It is well known that players in the Ontario Hockey League (OHL) need to be in peak physical condition, but what is less appreciated is the importance of their mental health. OHL players are under a tremendous amount of stress and pressure to succeed and to be the best. So, it’s not surprising that young hockey players, like anyone else in the community, may struggle with their mental health. To bring the issue of athletes’ mental health to the forefront, the Guelph Storm and the Canadian Mental Health Association (CMHA), Waterloo Wellington Dufferin Branch hosted their inaugural Talk Today event at the Sleeman Centre home game last week.
The game featured an information booth about Here 24/7, the local gateway to mental health, addictions and crisis services across the region, as well as public address announcements about Talk Today and local mental health services. In addition to raising awareness about mental health, the event was also meant to celebrate the success of the program to date.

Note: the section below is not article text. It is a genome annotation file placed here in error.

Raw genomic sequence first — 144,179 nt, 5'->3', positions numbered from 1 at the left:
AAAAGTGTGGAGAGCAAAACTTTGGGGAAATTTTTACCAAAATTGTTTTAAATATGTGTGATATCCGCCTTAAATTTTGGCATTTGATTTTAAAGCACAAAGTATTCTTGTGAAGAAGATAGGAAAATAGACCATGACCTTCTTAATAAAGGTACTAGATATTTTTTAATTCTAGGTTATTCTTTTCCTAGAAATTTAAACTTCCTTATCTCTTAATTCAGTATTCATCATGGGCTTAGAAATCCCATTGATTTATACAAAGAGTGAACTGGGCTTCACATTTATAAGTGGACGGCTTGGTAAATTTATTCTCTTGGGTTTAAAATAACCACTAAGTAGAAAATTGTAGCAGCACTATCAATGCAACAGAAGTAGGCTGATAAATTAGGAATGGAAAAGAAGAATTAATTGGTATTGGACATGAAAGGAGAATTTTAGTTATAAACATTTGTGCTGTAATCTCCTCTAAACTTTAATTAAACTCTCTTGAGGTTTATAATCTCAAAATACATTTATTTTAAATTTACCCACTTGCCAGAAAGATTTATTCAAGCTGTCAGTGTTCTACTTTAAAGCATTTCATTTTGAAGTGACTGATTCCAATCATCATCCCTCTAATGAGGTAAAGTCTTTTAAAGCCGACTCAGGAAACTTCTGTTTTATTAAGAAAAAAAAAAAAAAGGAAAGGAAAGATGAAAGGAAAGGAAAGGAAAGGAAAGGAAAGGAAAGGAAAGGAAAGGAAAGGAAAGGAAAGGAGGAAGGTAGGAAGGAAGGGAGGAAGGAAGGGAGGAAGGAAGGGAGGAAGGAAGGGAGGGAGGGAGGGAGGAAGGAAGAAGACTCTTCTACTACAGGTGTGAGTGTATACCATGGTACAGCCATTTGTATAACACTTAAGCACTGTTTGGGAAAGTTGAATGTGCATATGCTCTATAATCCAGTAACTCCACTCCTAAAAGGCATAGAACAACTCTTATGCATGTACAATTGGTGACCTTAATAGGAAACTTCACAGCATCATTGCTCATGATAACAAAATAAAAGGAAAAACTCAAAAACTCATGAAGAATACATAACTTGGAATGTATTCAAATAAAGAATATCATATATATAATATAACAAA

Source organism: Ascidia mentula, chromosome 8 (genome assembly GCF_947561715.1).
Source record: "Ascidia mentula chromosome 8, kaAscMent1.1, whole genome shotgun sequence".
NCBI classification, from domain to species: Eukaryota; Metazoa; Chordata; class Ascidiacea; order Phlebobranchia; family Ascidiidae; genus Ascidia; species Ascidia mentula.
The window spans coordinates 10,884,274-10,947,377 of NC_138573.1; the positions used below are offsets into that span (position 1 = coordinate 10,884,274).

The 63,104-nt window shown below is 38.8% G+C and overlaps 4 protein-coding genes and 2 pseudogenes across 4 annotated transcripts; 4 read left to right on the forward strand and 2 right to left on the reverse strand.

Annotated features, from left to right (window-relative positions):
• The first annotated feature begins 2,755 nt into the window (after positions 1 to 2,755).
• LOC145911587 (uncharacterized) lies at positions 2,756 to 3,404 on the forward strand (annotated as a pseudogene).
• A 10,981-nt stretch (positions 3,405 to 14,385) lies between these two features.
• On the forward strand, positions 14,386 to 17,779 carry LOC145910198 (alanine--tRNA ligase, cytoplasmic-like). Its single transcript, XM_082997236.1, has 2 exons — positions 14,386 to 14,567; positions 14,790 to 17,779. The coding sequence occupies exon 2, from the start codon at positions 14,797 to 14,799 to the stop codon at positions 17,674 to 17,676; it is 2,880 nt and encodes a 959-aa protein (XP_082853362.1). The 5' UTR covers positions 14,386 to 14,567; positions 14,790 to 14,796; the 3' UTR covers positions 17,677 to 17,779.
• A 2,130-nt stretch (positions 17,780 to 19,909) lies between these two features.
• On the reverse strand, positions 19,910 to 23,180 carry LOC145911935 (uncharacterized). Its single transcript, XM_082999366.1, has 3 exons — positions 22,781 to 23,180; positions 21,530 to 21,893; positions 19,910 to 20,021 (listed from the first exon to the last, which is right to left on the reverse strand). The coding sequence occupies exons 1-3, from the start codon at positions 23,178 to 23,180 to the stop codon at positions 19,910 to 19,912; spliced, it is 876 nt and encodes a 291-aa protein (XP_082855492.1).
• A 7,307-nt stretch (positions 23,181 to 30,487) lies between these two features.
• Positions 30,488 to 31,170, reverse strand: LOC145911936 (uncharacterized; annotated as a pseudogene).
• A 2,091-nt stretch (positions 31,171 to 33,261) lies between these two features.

Since the Talk Today program was launched in October 2014, more than 30 players and other members of the Guelph Storm community have completed mental health training sessions. A smaller number have also taken intensive courses on how to de-escalate a situation where self-harm may be possible. Meanwhile, across the OHL, approximately 400 players on 20 teams have completed similar mental health training.
The Storm head coach Todd Harvey told CTV News Kitchener that Talk Today has“changed the team dynamic on and off the ice,” adding that it has, “helped the players to be more open about their thoughts and feelings and be able to express them.”
For more information about CMHA WWD, visit their website.